[seqfan] Re: Cute interpretation of A002294

jean-paul allouche jean-paul.allouche at imj-prg.fr
Fri Aug 11 20:49:21 CEST 2023

Dear Allan

Though I have not looked carefully enough, it seems
that this is what the sentence
 From Stillwell (1995), p. 62: "Eisenstein's Theorem. If y^5 + y = x, 
then y has a power series expansion y = x - x^5 + 10*x^9/2^1 - 15 * 14 * 
x^13/3! + 20 * 19 * 18*x^17/4! - ...."
probably means (when I said I did not look carefully,
I mean that I am not sure that I have understood
where the minus signs comme from, and that I
have only checked the (absolute value of the)
first coefficients in the power series above.

best wishes

Le 09/08/2023 à 03:29, Allan Wechsler a écrit :
> According to the Wikipedia article about "Bring radicals", (plus a tiny bit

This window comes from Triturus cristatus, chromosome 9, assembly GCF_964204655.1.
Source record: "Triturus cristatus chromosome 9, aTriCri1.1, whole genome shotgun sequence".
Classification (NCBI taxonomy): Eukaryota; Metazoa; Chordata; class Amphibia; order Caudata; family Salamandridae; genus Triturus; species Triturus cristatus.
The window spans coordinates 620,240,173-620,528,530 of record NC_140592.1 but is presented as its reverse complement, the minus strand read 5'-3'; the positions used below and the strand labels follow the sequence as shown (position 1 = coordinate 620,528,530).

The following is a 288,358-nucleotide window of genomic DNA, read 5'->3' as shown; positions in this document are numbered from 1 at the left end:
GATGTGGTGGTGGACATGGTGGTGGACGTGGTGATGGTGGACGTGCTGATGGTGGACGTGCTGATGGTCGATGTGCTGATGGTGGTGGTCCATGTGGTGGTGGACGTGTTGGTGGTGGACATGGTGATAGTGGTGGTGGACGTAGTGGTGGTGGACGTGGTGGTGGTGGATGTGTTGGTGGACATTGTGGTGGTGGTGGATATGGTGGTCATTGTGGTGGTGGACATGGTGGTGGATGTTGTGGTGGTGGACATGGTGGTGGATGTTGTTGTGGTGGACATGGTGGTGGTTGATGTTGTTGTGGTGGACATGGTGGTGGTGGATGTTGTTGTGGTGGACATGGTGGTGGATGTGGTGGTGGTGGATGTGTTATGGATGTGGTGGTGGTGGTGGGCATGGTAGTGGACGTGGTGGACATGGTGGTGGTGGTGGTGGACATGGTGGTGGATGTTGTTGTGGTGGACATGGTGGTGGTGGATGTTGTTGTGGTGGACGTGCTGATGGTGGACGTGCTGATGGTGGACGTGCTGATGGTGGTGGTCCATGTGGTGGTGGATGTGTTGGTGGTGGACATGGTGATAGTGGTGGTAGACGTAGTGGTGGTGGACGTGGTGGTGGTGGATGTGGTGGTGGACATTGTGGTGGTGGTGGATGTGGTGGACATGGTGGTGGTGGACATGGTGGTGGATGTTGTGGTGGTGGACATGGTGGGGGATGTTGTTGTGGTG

> of elementary algebra),
> the generating function for A002294 is the inverse function of f(x) = x^5 +
> x. I can't see this mentioned anywhere in the A002294 entry, but perhaps
> I'm being blind, and I would appreciate another pair of eyes
> double-checking me before I add it.
> If you adjoin this generating function to the usual toolkit of addition,
> subtraction, multiplication, division, and exponentiation, then, pace the
> Abel-Ruffini theorem, you *can* construct a quintic formula, with which any
> quintic can be solved. (Of course the formula is disastrously complicated.
> I have not seen it written out.)
> --
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